For someone who represents a brand full-time, the expectations are different still. Theo Rutherford, who’s worked at Ripple and Fiola, was bartending at Rogue 24 when Jim Beam approached him almost two years ago about becoming a “craft whiskey specialist.”
When I talked to him last week, Rutherford was in Chicago conducting staff training at a local bar in the morning, doing a two- to three-hour seminar at a big liquor store, then helping lead a seven-course whiskey-pairing dinner. Although his home base is D.C., he goes wherever Beam wants him. From June through the end of last year, he was on 56 flights—everywhere from Las Vegas to Kentucky to Glasgow, Scotland.
“If you ever saw the movie Thank You For Smoking, Aaron Eckhart’s character, that’s kind of what I feel like in a lot of ways,” Rutherford says of the fictional cigarette lobbyist. “My job is basically selling the story that I want or need people to hear.”
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After The Partisan, I accompany Valenzuela to Daikaya for his second visit to the izakaya as a brand ambassador. It turns out Daikaya beverage director Lukas Smith was a full-time ambassador for Pabst Brewing Company a few years ago. Much like Valenzuela’s work, Smith’s job centered around buying people beers, plus handing out stickers, lunchboxes, and other freebies. “Swag sucks, it’s a pain in the ass. You feel like you’re a clown,” Smith says. “But of course the bartenders are like, ‘Thanks for hooking it up!’ You come in, you buy people a round, and then they say, ‘Let’s do shots.’”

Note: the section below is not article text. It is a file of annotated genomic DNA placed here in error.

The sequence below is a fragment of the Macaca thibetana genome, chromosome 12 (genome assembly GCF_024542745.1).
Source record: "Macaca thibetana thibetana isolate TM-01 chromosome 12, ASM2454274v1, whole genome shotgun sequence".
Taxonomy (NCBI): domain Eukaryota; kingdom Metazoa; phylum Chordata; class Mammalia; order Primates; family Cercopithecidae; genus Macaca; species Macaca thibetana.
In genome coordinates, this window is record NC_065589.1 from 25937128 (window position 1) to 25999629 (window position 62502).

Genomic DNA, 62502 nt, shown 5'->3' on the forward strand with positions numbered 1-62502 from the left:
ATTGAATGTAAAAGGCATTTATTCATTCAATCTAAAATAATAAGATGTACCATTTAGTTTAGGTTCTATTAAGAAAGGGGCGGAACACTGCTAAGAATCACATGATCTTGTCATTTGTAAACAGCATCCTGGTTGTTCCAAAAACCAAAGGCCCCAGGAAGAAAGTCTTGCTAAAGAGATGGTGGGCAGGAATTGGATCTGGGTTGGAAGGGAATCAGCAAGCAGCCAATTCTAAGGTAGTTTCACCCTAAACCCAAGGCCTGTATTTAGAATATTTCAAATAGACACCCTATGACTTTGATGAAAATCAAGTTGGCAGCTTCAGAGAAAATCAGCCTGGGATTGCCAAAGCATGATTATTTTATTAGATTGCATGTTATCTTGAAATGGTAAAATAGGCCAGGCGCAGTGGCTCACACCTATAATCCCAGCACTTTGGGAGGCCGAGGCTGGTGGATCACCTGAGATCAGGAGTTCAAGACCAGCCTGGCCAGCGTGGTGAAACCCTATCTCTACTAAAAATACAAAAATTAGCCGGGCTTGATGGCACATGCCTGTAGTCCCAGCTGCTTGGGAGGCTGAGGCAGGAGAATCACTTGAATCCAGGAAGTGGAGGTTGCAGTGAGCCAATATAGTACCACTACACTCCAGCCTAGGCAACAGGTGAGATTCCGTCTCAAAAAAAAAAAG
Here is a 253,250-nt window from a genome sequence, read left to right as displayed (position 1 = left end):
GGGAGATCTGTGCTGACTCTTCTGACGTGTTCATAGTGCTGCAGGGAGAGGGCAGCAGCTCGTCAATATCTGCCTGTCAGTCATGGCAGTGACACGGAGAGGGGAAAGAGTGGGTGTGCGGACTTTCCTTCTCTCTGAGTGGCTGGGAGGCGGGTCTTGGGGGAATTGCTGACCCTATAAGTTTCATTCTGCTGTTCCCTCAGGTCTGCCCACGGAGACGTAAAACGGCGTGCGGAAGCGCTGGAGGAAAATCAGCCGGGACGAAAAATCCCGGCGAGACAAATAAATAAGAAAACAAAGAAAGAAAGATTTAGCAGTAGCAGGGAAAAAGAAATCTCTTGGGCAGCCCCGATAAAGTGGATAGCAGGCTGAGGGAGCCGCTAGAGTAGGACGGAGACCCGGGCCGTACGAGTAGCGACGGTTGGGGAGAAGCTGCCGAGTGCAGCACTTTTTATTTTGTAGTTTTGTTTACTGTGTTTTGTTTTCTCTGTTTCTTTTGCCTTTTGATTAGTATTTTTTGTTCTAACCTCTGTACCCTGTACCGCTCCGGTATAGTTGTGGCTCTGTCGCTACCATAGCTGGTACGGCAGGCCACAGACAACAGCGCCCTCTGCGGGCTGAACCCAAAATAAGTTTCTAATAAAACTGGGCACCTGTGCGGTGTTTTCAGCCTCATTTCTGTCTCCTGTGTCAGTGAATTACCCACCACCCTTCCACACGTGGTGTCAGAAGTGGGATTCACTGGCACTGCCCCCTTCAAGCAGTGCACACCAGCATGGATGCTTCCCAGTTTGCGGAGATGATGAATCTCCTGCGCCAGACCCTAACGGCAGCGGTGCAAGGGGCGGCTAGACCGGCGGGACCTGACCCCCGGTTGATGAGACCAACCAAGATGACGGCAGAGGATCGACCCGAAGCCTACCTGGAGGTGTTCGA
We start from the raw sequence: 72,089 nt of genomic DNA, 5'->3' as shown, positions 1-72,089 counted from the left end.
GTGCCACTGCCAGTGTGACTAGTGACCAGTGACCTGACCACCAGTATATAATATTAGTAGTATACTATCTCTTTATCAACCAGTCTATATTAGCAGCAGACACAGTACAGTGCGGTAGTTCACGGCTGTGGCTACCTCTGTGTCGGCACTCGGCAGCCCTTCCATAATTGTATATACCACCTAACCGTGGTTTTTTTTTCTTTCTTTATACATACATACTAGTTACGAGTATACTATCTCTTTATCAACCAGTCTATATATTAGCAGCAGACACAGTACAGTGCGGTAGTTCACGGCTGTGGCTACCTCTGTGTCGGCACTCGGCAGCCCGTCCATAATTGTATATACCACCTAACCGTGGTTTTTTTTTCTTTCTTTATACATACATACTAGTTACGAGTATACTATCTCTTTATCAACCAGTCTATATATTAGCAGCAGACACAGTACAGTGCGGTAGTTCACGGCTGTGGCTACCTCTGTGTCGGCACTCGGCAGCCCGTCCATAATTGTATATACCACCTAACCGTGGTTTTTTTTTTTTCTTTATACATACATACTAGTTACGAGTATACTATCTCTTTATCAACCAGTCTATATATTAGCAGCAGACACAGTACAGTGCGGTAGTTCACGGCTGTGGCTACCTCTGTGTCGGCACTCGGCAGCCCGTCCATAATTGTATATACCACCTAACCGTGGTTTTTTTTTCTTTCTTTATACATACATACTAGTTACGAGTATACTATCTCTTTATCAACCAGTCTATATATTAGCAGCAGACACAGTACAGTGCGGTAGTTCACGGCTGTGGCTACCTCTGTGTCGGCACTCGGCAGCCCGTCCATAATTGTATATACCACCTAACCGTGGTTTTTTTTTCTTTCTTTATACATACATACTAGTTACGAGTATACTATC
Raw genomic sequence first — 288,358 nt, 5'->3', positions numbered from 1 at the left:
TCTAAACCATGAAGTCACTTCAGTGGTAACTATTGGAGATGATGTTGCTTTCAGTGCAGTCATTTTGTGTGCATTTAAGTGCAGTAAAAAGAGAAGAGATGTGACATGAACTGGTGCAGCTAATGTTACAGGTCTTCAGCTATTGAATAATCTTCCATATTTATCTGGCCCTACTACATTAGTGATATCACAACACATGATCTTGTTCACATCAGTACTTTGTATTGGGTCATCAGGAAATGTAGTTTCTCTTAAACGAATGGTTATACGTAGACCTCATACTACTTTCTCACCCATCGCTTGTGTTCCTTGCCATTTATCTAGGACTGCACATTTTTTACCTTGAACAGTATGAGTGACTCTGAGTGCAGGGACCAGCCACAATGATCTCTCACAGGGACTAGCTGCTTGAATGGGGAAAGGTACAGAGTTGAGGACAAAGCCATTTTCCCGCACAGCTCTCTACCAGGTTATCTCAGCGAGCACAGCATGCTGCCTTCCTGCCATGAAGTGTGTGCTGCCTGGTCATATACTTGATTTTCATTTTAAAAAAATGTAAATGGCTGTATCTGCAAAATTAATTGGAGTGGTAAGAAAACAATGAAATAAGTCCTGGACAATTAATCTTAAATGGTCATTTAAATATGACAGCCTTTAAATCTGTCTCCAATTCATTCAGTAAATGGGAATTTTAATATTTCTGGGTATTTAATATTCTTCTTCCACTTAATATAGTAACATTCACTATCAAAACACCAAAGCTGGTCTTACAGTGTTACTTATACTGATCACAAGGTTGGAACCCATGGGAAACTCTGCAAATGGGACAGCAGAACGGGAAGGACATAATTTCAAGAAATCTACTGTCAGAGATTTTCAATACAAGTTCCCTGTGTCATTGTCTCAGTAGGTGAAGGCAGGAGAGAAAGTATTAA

Smith makes us two drinks that he’s testing out for the spring cocktail menu using a new carbonation system that gives the drinks an extra-sharp fizz. One incorporates rhubarb juice and Plymouth gin, and the other is a take on a negroni sbagliato with Beefeater.
I ask Smith if Valenzuela’s visits swayed his choice of gin. “Oh, absolutely. For me, I just need a base level of quality and a reason to buy one instead of the other,” he says. “And I like him.”
Correction: Due to a reporting error, this story initially stated that Brent Kroll and Jo-Jo Valenzuela knew each other from working at Occidental together. In fact, they met at Occidental, but only Valenzuela worked there.
Photo of Jo-Jo Valenzuela by Darrow Montgomery